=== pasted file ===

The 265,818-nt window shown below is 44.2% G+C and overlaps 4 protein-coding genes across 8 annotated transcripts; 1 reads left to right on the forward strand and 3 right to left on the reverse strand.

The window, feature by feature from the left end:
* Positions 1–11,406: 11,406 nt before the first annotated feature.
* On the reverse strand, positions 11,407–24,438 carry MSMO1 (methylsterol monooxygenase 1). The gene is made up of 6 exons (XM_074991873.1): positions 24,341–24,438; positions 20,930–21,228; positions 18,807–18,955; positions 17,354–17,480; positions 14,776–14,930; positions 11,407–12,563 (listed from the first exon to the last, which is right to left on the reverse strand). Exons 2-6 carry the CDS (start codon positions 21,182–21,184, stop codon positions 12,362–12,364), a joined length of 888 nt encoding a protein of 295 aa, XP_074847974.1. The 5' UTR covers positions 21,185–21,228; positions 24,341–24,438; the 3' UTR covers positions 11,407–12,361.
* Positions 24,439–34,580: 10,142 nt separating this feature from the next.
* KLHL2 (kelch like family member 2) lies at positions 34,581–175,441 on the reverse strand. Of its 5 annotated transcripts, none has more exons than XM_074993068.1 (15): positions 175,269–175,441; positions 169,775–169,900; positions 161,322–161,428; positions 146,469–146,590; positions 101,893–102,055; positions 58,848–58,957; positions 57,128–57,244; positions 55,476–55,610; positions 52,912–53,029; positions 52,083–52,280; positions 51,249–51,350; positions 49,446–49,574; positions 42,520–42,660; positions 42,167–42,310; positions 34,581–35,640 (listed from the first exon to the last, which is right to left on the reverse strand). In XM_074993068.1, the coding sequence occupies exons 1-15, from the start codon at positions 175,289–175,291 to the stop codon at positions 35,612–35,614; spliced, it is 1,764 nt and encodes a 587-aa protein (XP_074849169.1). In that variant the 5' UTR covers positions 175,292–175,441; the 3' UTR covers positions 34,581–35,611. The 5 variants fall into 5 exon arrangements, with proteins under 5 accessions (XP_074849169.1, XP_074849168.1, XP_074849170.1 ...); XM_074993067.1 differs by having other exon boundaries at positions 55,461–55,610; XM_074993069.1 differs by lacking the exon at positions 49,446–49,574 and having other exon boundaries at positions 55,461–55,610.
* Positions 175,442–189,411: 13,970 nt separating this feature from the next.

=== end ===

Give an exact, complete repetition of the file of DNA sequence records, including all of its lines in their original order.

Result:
The 265,818-nt window shown below is 44.2% G+C and overlaps 4 protein-coding genes across 8 annotated transcripts; 1 reads left to right on the forward strand and 3 right to left on the reverse strand.

The window, feature by feature from the left end:
* Positions 1–11,406: 11,406 nt before the first annotated feature.
* On the reverse strand, positions 11,407–24,438 carry MSMO1 (methylsterol monooxygenase 1). The gene is made up of 6 exons (XM_074991873.1): positions 24,341–24,438; positions 20,930–21,228; positions 18,807–18,955; positions 17,354–17,480; positions 14,776–14,930; positions 11,407–12,563 (listed from the first exon to the last, which is right to left on the reverse strand). Exons 2-6 carry the CDS (start codon positions 21,182–21,184, stop codon positions 12,362–12,364), a joined length of 888 nt encoding a protein of 295 aa, XP_074847974.1. The 5' UTR covers positions 21,185–21,228; positions 24,341–24,438; the 3' UTR covers positions 11,407–12,361.
* Positions 24,439–34,580: 10,142 nt separating this feature from the next.
* KLHL2 (kelch like family member 2) lies at positions 34,581–175,441 on the reverse strand. Of its 5 annotated transcripts, none has more exons than XM_074993068.1 (15): positions 175,269–175,441; positions 169,775–169,900; positions 161,322–161,428; positions 146,469–146,590; positions 101,893–102,055; positions 58,848–58,957; positions 57,128–57,244; positions 55,476–55,610; positions 52,912–53,029; positions 52,083–52,280; positions 51,249–51,350; positions 49,446–49,574; positions 42,520–42,660; positions 42,167–42,310; positions 34,581–35,640 (listed from the first exon to the last, which is right to left on the reverse strand). In XM_074993068.1, the coding sequence occupies exons 1-15, from the start codon at positions 175,289–175,291 to the stop codon at positions 35,612–35,614; spliced, it is 1,764 nt and encodes a 587-aa protein (XP_074849169.1). In that variant the 5' UTR covers positions 175,292–175,441; the 3' UTR covers positions 34,581–35,611. The 5 variants fall into 5 exon arrangements, with proteins under 5 accessions (XP_074849169.1, XP_074849168.1, XP_074849170.1 ...); XM_074993067.1 differs by having other exon boundaries at positions 55,461–55,610; XM_074993069.1 differs by lacking the exon at positions 49,446–49,574 and having other exon boundaries at positions 55,461–55,610.
* Positions 175,442–189,411: 13,970 nt separating this feature from the next.